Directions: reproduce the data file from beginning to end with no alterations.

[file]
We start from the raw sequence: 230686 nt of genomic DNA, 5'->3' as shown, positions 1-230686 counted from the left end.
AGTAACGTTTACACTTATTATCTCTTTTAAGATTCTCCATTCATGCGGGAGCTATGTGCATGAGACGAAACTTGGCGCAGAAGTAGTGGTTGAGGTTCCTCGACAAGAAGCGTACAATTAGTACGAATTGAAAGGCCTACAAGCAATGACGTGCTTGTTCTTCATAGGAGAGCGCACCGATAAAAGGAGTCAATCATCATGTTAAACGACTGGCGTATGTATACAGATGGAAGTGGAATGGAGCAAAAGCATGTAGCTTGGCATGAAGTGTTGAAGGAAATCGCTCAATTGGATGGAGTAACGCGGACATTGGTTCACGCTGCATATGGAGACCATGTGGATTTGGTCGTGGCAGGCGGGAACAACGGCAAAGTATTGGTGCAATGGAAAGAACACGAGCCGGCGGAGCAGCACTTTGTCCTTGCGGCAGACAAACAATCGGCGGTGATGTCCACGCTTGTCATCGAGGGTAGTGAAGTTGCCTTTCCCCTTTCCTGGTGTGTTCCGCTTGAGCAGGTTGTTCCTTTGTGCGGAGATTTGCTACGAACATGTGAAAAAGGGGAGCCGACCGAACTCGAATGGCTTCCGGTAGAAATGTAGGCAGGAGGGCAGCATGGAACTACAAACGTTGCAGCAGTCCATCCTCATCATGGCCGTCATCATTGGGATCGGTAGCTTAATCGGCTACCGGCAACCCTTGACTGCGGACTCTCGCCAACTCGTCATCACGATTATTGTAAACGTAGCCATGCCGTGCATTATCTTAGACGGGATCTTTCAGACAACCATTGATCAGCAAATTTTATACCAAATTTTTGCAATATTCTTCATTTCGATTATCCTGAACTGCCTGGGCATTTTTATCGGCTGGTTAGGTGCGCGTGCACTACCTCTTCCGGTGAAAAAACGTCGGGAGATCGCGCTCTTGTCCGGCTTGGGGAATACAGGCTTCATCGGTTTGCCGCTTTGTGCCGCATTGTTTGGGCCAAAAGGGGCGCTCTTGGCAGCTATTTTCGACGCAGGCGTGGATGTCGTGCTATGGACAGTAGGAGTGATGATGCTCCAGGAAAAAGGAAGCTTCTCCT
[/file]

We start from the raw sequence: 230686 nt of genomic DNA, 5'->3' as shown, positions 1-230686 counted from the left end.
AGTAACGTTTACACTTATTATCTCTTTTAAGATTCTCCATTCATGCGGGAGCTATGTGCATGAGACGAAACTTGGCGCAGAAGTAGTGGTTGAGGTTCCTCGACAAGAAGCGTACAATTAGTACGAATTGAAAGGCCTACAAGCAATGACGTGCTTGTTCTTCATAGGAGAGCGCACCGATAAAAGGAGTCAATCATCATGTTAAACGACTGGCGTATGTATACAGATGGAAGTGGAATGGAGCAAAAGCATGTAGCTTGGCATGAAGTGTTGAAGGAAATCGCTCAATTGGATGGAGTAACGCGGACATTGGTTCACGCTGCATATGGAGACCATGTGGATTTGGTCGTGGCAGGCGGGAACAACGGCAAAGTATTGGTGCAATGGAAAGAACACGAGCCGGCGGAGCAGCACTTTGTCCTTGCGGCAGACAAACAATCGGCGGTGATGTCCACGCTTGTCATCGAGGGTAGTGAAGTTGCCTTTCCCCTTTCCTGGTGTGTTCCGCTTGAGCAGGTTGTTCCTTTGTGCGGAGATTTGCTACGAACATGTGAAAAAGGGGAGCCGACCGAACTCGAATGGCTTCCGGTAGAAATGTAGGCAGGAGGGCAGCATGGAACTACAAACGTTGCAGCAGTCCATCCTCATCATGGCCGTCATCATTGGGATCGGTAGCTTAATCGGCTACCGGCAACCCTTGACTGCGGACTCTCGCCAACTCGTCATCACGATTATTGTAAACGTAGCCATGCCGTGCATTATCTTAGACGGGATCTTTCAGACAACCATTGATCAGCAAATTTTATACCAAATTTTTGCAATATTCTTCATTTCGATTATCCTGAACTGCCTGGGCATTTTTATCGGCTGGTTAGGTGCGCGTGCACTACCTCTTCCGGTGAAAAAACGTCGGGAGATCGCGCTCTTGTCCGGCTTGGGGAATACAGGCTTCATCGGTTTGCCGCTTTGTGCCGCATTGTTTGGGCCAAAAGGGGCGCTCTTGGCAGCTATTTTCGACGCAGGCGTGGATGTCGTGCTATGGACAGTAGGAGTGATGATGCTCCAGGAAAAAGGAAGCTTCTCCT